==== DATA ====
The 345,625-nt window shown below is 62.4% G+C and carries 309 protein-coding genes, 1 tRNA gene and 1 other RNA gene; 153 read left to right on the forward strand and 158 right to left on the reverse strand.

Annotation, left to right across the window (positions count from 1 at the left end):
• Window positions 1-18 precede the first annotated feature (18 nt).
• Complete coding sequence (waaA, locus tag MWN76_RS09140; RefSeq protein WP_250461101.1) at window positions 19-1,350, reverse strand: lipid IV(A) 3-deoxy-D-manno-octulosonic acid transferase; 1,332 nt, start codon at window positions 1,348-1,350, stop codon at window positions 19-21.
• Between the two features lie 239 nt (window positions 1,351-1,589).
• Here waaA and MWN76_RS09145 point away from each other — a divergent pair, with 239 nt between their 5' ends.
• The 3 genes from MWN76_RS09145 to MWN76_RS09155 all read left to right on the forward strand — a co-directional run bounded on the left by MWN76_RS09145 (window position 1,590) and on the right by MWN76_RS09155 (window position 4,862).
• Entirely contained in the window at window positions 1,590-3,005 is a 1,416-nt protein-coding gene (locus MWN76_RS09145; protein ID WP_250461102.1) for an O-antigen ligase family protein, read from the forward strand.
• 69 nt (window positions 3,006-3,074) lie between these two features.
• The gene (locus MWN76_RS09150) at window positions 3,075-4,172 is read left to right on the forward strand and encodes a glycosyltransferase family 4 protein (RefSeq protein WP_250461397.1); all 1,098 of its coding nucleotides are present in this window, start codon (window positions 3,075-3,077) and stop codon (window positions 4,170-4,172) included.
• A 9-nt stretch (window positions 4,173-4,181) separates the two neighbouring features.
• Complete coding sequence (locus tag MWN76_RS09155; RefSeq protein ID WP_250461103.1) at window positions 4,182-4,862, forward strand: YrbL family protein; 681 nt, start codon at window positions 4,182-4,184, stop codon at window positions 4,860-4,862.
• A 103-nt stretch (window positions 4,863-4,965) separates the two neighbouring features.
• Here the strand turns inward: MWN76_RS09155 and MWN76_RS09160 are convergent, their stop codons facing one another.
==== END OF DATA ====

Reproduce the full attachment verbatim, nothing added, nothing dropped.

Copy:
The 345,625-nt window shown below is 62.4% G+C and carries 309 protein-coding genes, 1 tRNA gene and 1 other RNA gene; 153 read left to right on the forward strand and 158 right to left on the reverse strand.

Annotation, left to right across the window (positions count from 1 at the left end):
• Window positions 1-18 precede the first annotated feature (18 nt).
• Complete coding sequence (waaA, locus tag MWN76_RS09140; RefSeq protein WP_250461101.1) at window positions 19-1,350, reverse strand: lipid IV(A) 3-deoxy-D-manno-octulosonic acid transferase; 1,332 nt, start codon at window positions 1,348-1,350, stop codon at window positions 19-21.
• Between the two features lie 239 nt (window positions 1,351-1,589).
• Here waaA and MWN76_RS09145 point away from each other — a divergent pair, with 239 nt between their 5' ends.
• The 3 genes from MWN76_RS09145 to MWN76_RS09155 all read left to right on the forward strand — a co-directional run bounded on the left by MWN76_RS09145 (window position 1,590) and on the right by MWN76_RS09155 (window position 4,862).
• Entirely contained in the window at window positions 1,590-3,005 is a 1,416-nt protein-coding gene (locus MWN76_RS09145; protein ID WP_250461102.1) for an O-antigen ligase family protein, read from the forward strand.
• 69 nt (window positions 3,006-3,074) lie between these two features.
• The gene (locus MWN76_RS09150) at window positions 3,075-4,172 is read left to right on the forward strand and encodes a glycosyltransferase family 4 protein (RefSeq protein WP_250461397.1); all 1,098 of its coding nucleotides are present in this window, start codon (window positions 3,075-3,077) and stop codon (window positions 4,170-4,172) included.
• A 9-nt stretch (window positions 4,173-4,181) separates the two neighbouring features.
• Complete coding sequence (locus tag MWN76_RS09155; RefSeq protein ID WP_250461103.1) at window positions 4,182-4,862, forward strand: YrbL family protein; 681 nt, start codon at window positions 4,182-4,184, stop codon at window positions 4,860-4,862.
• A 103-nt stretch (window positions 4,863-4,965) separates the two neighbouring features.
• Here the strand turns inward: MWN76_RS09155 and MWN76_RS09160 are convergent, their stop codons facing one another.